Efforts are under way to apply the concept of evolvable hardware (EHW) to compensate for variations, with temperature, in the operational characteristics of electronic circuits. To maintain the required functionality of a given circuit at a temperature above or below the nominal operating temperature for which the circuit was originally designed, a new circuit would be evolved; moreover, to obtain the required functionality over a very wide temperature range, there would be evolved a number of circuits, each of which would satisfy the performance requirements over a small part of the total temperature range.
An AND Gate evolved for 27 °C gave a spurious response that increased as temperature was increased to 180 °C. A new AND gate was then evolved for 180 °C.
The basic concepts and some specific implementations of EHW were described in a number of previous NASA Tech Briefs articles, namely, "Reconfigurable Arrays of Transistors for Evolvable Hardware" (NPO-20078), Vol. 25, No. 2 (February 2001), page 36; "Evolutionary Automated Synthesis of Electronic Circuits" (NPO-20535), Vol. 26, No. 7 (July 2002), page 37; "Designing Reconfigurable Antennas Through Hardware Evolution" (NPO-20666), Vol. 26, No. 7 (July 2002), page 38; "'Morphing' in Evolutionary Synthesis of Electronic Circuits" (NPO-20837), Vol. 26, No. 8 (August 2002), page 31;"Mixtrinsic Evolutionary Synthesis of Electronic Circuits" (NPO-20773) Vol. 26, No. 8 (August 2002), page 32; and "Synthesis of Fuzzy-Logic Circuits in Evolvable Hardware" (NPO-21095) Vol. 26, No. 11 (November 2002), page 38.

To recapitulate from the cited prior articles: EHW is characterized as evolutionary in a quasi-genetic sense. The essence of EHW is to construct and test a sequence of populations of circuits that function as incrementally better solutions of a given design problem through the selective, repetitive connection and/or disconnection of capacitors, transistors, amplifiers, inverters, and/or other circuit building blocks. The connection and disconnection can be effected by use of field programmable transistor arrays (FPTAs). The evolution is guided by a search and optimization algorithm (in particular, a genetic algorithm) that operates in the space of possible circuits to find a circuit that exhibits an acceptably close approximation of the desired functionality. The evolved circuits can be tested by mathematical modeling (that is, computational simulation) only, tested in real hardware, or tested in combinations of computational simulation and real hardware.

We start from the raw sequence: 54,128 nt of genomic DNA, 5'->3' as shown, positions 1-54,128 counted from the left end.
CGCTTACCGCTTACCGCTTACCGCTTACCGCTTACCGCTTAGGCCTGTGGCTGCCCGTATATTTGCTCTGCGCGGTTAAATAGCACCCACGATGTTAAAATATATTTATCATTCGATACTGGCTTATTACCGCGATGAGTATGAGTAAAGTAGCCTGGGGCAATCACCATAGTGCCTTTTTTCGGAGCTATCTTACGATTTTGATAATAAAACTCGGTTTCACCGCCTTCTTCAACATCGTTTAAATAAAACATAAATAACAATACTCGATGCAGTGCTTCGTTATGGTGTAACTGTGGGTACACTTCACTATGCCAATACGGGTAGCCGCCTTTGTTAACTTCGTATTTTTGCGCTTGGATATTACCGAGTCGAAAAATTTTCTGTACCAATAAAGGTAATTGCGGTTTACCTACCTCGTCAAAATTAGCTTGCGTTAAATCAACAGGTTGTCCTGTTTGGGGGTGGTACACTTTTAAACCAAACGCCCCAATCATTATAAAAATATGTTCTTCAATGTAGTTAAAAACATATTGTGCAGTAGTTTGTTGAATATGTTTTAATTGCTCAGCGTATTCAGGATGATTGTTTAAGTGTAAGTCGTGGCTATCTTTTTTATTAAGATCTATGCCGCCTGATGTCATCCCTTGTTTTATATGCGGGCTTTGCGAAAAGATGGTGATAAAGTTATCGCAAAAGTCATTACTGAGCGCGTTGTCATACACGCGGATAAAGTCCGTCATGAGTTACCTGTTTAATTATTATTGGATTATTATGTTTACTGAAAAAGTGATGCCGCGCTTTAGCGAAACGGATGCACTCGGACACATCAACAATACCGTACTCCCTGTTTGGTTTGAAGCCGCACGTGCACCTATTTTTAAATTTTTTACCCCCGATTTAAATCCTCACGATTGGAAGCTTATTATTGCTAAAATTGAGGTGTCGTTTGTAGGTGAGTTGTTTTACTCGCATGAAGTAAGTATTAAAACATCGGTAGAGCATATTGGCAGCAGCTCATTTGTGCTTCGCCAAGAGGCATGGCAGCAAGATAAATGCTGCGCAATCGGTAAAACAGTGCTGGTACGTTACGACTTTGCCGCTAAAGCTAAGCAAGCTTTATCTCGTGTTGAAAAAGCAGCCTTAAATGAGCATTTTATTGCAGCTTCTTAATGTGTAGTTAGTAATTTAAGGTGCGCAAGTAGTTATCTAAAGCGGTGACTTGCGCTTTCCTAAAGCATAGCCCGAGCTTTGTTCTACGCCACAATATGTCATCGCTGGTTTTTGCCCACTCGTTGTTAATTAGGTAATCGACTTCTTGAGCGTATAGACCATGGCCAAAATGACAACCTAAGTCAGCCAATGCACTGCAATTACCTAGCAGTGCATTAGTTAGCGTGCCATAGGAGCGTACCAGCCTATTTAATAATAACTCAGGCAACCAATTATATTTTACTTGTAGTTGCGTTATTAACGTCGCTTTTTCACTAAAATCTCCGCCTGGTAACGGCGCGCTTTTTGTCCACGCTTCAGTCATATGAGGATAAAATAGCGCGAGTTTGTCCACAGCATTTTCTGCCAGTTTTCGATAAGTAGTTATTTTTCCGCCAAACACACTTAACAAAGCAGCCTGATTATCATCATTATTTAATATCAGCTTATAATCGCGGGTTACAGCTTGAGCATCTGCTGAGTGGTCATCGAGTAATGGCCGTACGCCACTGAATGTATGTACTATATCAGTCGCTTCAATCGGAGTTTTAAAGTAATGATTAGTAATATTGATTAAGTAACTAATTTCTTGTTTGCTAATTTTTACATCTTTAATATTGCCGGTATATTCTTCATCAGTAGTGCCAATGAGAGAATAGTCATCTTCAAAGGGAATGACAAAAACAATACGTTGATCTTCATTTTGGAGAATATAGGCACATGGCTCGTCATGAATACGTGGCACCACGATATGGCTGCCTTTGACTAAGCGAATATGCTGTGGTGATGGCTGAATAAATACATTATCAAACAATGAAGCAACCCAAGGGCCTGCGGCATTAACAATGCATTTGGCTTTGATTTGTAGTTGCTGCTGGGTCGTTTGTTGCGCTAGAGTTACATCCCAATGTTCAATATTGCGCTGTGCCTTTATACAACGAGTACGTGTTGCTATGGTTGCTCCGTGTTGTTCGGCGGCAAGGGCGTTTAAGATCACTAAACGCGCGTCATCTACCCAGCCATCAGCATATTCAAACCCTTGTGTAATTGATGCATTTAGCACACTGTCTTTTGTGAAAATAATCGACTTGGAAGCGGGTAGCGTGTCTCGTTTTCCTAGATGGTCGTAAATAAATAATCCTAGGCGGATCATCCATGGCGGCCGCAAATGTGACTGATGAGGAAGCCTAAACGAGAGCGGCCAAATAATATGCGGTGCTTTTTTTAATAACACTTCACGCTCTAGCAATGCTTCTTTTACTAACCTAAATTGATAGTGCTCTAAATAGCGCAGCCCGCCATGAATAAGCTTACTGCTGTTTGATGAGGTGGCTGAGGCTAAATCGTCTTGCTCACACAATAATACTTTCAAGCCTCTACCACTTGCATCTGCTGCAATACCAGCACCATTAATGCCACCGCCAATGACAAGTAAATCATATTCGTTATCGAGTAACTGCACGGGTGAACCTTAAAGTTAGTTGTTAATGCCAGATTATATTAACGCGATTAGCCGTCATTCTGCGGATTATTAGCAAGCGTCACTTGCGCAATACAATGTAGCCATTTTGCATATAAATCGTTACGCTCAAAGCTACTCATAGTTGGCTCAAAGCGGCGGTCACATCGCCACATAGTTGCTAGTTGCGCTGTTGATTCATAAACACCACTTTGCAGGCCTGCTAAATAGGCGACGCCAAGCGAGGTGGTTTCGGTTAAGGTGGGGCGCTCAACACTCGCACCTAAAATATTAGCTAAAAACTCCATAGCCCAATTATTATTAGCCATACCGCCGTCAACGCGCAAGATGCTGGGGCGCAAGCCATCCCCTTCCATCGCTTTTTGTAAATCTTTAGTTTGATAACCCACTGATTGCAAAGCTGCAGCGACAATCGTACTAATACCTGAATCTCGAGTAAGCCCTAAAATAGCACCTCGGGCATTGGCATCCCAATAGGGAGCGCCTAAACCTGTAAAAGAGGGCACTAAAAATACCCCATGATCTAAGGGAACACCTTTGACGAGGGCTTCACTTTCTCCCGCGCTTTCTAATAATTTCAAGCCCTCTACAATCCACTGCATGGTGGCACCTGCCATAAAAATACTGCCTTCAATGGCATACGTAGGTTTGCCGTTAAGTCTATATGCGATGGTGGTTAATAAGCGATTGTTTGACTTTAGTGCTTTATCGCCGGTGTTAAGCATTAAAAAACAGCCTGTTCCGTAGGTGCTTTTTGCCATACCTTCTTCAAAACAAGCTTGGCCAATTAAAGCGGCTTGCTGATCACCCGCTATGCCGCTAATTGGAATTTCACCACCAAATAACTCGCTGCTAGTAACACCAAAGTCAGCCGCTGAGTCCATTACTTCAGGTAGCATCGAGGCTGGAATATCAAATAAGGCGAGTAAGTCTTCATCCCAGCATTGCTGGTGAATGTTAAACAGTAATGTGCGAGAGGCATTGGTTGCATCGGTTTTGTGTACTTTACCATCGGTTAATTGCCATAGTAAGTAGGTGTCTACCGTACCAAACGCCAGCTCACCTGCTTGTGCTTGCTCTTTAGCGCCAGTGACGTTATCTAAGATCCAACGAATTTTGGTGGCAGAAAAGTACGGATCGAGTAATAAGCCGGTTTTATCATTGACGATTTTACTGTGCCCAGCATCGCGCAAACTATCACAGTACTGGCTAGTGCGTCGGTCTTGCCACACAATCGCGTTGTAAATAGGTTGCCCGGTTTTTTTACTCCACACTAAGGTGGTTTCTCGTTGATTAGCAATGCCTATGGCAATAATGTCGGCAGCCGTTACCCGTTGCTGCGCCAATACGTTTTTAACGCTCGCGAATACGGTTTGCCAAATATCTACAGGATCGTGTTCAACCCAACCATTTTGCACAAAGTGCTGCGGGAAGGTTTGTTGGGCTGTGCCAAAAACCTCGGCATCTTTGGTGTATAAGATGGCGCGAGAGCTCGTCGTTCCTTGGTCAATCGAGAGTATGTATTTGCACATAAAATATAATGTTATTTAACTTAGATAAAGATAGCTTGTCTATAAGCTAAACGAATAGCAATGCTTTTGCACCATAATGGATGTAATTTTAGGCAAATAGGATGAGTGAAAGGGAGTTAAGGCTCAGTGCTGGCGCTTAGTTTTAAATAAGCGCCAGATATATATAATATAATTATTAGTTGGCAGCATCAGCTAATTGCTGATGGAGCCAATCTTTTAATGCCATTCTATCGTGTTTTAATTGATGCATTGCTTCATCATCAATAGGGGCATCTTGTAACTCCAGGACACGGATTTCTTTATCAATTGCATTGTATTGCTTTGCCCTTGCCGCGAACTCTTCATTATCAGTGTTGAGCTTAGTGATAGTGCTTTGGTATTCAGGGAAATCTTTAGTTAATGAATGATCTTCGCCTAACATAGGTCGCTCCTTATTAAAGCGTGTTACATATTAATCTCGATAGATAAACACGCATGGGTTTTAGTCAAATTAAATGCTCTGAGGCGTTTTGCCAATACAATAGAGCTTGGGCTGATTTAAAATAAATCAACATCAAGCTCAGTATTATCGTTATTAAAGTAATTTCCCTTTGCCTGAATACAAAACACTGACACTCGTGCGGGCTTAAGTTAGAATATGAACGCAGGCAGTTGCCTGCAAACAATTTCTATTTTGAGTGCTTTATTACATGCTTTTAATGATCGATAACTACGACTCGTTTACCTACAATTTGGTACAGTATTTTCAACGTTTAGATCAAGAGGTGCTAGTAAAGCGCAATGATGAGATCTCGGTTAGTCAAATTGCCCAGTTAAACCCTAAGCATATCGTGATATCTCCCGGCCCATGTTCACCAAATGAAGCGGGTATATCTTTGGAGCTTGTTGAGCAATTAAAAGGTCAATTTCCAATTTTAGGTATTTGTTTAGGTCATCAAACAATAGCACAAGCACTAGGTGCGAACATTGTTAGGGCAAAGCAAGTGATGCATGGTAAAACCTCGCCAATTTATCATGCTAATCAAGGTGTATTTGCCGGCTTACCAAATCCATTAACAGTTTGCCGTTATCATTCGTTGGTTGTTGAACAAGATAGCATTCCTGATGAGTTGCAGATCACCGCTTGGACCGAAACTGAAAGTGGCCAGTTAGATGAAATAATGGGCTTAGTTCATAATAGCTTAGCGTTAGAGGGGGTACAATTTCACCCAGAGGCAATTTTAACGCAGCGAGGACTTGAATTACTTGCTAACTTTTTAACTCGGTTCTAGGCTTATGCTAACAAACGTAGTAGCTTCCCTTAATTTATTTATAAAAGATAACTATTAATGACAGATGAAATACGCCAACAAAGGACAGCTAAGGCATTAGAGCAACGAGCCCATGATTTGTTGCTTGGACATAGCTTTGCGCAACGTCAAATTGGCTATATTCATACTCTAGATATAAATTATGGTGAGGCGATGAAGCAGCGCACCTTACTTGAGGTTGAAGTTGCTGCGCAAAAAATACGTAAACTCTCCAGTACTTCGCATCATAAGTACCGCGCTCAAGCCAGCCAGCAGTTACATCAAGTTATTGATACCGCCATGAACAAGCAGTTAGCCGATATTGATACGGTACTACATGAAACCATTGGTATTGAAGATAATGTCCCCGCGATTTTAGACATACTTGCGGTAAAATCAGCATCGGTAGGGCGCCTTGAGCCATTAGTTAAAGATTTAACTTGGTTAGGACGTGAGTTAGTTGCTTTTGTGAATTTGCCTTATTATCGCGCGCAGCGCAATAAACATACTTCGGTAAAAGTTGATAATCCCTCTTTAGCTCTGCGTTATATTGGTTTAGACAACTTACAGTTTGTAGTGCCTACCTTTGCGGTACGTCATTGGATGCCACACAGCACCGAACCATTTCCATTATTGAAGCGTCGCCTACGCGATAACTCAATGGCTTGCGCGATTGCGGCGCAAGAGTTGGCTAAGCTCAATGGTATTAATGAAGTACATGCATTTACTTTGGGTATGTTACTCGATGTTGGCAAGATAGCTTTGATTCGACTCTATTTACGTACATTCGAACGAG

In principle, the application of the EHW concept to temperature compensation could be straightforward: If, for example, a change in temperature were to change the functionality of an EHW circuit such as to cause a measure of the error in the functionality to exceed a specified threshold, then the process of evolutionary automated synthesis could be resumed, possibly taking account of previous circuit configurations in the population. The evolutionary process would be stopped once an evolved circuit performed with an error below the threshold.

The application of the EHW concept to temperature compensation has been demonstrated in computational simulations and in experiments on real FPTAs at controlled temperatures. In one set of computational simulations, an AND gate was evolved to function at a temperature of 27ºC. As shown in the upper part of the figure, its response deteriorated as the temperature was increased to 180ºC. The evolutionary process was then begun toward a new version of the circuit in the hope of restoring the desired AND-gate function at 180ºC. As shown in the lower part of the figure, the evolution yielded a close approximation of the desired result.

This work was done by Adrian Stoica of Caltech for NASA's Jet Propulsion Laboratory. For further information, access the Technical Support Package (TSP) free on-line at www.techbriefs.com/tsp under the Electronics/Computers category. NPO-21146